Tools to match maple producers, landowners
LAKE PLACID — As part of a Northern New York Agricultural Development Program-funded outreach program, Northern New York Maple Specialist Michael Farrell has developed tools to encourage producers and landowners to help Northern New York realize its true maple-industry potential.
“For New York State and the Northern Forest Region to increase its production of maple syrup, it is imperative that additional landowners become engaged in the industry,” said Farrell, director of Cornell University’s Uihlein Maple Research Forest at Lake Placid.
Farrell has documented the potential for growth in the northern forest area of New York, Vermont, New Hampshire and Maine. He says that in an average year, more than 75 percent of the total U.S. syrup production comes from those four states, yet of the 640 million potential taps, only 6.3 million were being used for syrup production in 2009, a utilization rate of less than one percent.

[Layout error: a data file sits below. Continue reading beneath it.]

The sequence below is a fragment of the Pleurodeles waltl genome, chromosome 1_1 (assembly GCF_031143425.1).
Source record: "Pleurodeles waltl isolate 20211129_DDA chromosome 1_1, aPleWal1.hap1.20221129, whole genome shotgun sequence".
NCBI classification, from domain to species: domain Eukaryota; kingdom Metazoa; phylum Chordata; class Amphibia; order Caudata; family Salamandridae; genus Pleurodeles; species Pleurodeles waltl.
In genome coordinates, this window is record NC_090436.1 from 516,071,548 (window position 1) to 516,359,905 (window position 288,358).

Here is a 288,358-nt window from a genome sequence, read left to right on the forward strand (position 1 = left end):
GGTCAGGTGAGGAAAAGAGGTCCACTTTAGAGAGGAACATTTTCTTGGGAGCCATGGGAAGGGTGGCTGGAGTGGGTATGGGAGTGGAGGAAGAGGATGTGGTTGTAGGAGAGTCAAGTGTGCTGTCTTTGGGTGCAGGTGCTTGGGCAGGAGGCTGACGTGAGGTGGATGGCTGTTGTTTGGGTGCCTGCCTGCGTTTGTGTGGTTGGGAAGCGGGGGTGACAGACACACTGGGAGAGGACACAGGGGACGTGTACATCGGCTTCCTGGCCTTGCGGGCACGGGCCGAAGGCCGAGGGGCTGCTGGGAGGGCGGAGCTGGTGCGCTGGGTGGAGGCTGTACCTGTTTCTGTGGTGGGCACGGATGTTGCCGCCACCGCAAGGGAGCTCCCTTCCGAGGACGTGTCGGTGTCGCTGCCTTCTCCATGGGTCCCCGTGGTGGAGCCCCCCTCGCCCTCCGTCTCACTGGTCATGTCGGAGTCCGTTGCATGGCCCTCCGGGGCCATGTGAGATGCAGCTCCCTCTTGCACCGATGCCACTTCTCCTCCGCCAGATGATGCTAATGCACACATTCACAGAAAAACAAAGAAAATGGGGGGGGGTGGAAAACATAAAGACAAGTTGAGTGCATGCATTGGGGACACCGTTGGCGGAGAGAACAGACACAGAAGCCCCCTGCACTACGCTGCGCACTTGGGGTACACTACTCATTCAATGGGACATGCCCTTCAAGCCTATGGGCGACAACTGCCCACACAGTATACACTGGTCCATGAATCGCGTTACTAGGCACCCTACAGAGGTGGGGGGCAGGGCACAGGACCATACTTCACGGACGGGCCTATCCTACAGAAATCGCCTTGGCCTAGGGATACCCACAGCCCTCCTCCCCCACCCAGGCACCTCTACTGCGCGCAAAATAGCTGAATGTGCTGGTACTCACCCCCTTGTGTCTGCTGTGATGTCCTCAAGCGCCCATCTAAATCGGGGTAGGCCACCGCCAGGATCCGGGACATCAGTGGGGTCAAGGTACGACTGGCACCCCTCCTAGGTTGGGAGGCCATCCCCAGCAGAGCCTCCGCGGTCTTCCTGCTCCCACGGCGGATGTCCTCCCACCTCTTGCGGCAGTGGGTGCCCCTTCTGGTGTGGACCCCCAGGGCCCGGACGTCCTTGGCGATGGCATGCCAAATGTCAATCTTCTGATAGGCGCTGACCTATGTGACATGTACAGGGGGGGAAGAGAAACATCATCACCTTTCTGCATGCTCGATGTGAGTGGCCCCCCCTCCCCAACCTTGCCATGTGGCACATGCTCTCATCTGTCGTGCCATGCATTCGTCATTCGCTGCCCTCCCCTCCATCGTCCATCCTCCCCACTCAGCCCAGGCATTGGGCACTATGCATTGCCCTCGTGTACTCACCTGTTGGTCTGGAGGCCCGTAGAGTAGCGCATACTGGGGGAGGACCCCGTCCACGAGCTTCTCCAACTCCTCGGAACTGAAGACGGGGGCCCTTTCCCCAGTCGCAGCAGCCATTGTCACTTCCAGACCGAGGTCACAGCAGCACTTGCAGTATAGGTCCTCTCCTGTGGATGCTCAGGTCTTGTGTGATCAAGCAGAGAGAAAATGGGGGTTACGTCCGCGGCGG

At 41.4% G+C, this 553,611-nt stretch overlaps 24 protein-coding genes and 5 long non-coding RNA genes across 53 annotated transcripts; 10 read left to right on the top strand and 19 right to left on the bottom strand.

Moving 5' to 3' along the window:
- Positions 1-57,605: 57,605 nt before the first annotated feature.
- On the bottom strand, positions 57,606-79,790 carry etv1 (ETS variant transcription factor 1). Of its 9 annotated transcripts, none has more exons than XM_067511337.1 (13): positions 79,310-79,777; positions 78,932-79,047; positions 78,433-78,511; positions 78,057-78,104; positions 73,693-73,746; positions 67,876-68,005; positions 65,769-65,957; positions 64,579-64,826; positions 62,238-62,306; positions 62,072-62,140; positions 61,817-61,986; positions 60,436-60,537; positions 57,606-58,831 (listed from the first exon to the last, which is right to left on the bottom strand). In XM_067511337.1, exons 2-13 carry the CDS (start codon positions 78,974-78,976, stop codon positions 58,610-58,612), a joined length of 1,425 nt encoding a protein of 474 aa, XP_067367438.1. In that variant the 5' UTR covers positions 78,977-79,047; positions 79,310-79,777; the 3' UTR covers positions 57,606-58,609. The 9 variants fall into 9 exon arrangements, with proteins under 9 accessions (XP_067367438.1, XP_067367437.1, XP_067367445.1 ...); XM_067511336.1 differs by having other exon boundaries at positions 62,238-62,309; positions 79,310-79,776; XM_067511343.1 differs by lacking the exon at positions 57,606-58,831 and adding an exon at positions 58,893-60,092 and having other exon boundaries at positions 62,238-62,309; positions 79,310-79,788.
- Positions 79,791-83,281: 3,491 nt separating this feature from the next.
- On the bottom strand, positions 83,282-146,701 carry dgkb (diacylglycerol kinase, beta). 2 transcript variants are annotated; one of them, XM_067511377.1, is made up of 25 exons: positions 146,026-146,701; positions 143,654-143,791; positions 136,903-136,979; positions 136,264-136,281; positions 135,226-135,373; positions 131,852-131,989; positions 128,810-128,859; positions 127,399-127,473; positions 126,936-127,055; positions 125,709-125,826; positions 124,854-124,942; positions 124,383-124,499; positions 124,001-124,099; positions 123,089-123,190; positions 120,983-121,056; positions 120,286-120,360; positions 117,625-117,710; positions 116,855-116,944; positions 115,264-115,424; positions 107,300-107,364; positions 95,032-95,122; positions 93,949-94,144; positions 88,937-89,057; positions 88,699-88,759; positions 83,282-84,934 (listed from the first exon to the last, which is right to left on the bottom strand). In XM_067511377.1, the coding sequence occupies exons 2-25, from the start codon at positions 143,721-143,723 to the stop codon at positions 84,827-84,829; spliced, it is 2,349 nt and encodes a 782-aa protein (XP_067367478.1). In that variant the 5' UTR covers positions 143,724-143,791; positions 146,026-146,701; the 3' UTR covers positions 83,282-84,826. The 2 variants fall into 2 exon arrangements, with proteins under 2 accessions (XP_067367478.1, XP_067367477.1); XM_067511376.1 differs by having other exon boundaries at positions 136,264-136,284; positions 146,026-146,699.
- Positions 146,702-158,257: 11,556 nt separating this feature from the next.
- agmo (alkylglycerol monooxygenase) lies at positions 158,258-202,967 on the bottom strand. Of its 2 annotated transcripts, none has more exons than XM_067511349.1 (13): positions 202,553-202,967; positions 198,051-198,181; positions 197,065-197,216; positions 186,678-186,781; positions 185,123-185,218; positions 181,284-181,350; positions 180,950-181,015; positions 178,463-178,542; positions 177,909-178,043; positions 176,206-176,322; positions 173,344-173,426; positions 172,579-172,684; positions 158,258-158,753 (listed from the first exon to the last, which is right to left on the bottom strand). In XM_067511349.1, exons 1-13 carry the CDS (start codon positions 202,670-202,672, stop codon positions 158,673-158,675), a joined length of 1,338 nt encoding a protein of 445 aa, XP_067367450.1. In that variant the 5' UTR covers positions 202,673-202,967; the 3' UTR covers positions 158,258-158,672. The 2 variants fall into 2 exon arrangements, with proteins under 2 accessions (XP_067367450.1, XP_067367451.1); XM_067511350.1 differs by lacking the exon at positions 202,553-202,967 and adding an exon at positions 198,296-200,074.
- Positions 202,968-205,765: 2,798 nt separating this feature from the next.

The number of maple taps in the Northern New York region increased by 26 percent from 2005 to 2010, but there is still a lot of room to grow. Farrell is encouraging landowners to consider leasing their maple trees or harvesting sap from those trees to sell to maple producers looking for the raw material from which to make syrup or confections.
For woodlot owners wondering if they should lease their maple trees for maple production rather than sell them for lumber, Farrell developed a Net Present Value Analyses tool that compares a single maple tree’s potential for annual leasing income to the long-term return for timber production.
According to Farrell, “Several large landowners have already used this tool to determine that they would earn greater revenues by leasing their land for sugaring than harvesting the maples for timber production. With the added benefit of qualifying for agricultural assessment by leasing a sugarbush to a maple producer, many landowners are discovering that they can reduce their property-tax burden while generating income in the process.”